Effects of Angiogenesis Inhibitors on Multistage Carcinogenesis in Mice

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Science  30 Apr 1999:
Vol. 284, Issue 5415, pp. 808-812
DOI: 10.1126/science.284.5415.808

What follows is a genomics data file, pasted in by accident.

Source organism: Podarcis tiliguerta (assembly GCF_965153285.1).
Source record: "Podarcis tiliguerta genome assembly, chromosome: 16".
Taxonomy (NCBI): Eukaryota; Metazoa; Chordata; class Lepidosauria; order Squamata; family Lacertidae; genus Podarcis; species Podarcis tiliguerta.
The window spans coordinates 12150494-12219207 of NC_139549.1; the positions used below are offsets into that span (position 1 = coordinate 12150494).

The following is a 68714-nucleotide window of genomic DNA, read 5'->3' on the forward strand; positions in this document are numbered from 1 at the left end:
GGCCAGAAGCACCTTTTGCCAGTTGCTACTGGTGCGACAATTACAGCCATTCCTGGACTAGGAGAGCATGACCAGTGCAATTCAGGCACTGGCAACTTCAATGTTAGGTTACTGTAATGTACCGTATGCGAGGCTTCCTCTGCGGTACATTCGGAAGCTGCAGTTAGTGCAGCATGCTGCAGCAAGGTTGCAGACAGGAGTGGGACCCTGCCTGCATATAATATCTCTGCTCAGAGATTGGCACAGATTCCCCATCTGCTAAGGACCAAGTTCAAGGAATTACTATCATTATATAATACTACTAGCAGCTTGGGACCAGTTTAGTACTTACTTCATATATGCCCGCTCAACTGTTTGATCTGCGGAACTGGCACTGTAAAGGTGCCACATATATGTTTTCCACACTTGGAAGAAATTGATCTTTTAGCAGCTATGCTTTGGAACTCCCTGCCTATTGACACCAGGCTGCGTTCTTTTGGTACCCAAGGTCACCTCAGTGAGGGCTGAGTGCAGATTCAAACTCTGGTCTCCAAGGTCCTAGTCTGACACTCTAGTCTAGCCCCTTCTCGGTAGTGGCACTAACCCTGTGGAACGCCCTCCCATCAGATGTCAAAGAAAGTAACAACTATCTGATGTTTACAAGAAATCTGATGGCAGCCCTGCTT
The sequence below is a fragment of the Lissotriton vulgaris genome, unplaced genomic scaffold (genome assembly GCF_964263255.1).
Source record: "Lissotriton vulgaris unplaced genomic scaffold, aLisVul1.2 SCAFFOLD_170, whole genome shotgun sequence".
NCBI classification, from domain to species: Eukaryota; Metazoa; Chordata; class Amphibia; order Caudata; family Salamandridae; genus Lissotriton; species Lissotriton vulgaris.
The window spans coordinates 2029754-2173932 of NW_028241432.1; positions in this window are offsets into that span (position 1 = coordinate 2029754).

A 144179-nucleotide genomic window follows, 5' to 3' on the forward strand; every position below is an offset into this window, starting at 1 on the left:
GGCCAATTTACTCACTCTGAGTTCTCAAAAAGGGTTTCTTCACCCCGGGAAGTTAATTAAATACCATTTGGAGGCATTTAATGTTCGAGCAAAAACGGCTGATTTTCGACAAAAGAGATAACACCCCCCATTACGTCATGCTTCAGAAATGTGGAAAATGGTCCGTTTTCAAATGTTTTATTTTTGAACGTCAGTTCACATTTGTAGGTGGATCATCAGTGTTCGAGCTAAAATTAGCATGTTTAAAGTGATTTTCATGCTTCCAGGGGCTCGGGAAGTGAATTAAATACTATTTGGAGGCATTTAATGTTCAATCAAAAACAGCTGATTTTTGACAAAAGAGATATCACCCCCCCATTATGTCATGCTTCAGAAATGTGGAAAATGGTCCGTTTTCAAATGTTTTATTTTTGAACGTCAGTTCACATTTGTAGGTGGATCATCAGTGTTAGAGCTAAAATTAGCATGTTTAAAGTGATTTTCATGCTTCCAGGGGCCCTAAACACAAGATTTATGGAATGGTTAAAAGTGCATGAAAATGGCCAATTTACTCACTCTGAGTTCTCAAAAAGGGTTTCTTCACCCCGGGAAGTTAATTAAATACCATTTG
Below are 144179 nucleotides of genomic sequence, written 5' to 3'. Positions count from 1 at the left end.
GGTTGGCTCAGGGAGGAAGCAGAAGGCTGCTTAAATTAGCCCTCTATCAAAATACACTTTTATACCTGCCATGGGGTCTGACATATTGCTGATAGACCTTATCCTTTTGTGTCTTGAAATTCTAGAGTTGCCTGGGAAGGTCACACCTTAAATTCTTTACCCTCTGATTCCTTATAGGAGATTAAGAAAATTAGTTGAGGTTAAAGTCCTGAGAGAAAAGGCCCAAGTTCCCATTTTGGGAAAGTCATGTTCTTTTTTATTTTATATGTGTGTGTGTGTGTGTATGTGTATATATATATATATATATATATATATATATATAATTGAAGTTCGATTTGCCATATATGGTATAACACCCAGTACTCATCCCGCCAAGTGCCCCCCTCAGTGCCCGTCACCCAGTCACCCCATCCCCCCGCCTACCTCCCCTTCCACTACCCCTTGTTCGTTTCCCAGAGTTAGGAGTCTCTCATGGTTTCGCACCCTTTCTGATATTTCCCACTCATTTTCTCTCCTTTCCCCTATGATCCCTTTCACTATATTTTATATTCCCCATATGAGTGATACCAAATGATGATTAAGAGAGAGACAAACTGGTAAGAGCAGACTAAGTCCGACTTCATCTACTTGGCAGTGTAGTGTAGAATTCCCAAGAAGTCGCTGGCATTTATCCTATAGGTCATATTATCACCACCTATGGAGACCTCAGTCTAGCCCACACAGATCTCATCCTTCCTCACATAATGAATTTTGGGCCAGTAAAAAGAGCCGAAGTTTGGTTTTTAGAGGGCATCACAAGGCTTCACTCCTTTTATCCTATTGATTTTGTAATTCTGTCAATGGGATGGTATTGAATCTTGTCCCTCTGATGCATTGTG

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Solid tumors depend on angiogenesis for their growth. In a transgenic mouse model of pancreatic islet cell carcinogenesis (RIP1-Tag2), an angiogenic switch occurs in premalignant lesions, and angiogenesis persists during progression to expansive solid tumors and invasive carcinomas. RIP1-Tag2 mice were treated so as to compare the effects of four angiogenesis inhibitors at three distinct stages of disease progression. AGM-1470, angiostatin, BB-94, and endostatin each produced distinct efficacy profiles in trials aimed at preventing the angiogenic switch in premalignant lesions, intervening in the rapid expansion of small tumors, or inducing the regression of large end-stage cancers. Thus, anti-angiogenic drugs may prove most efficacious when they are targeted to specific stages of cancer.

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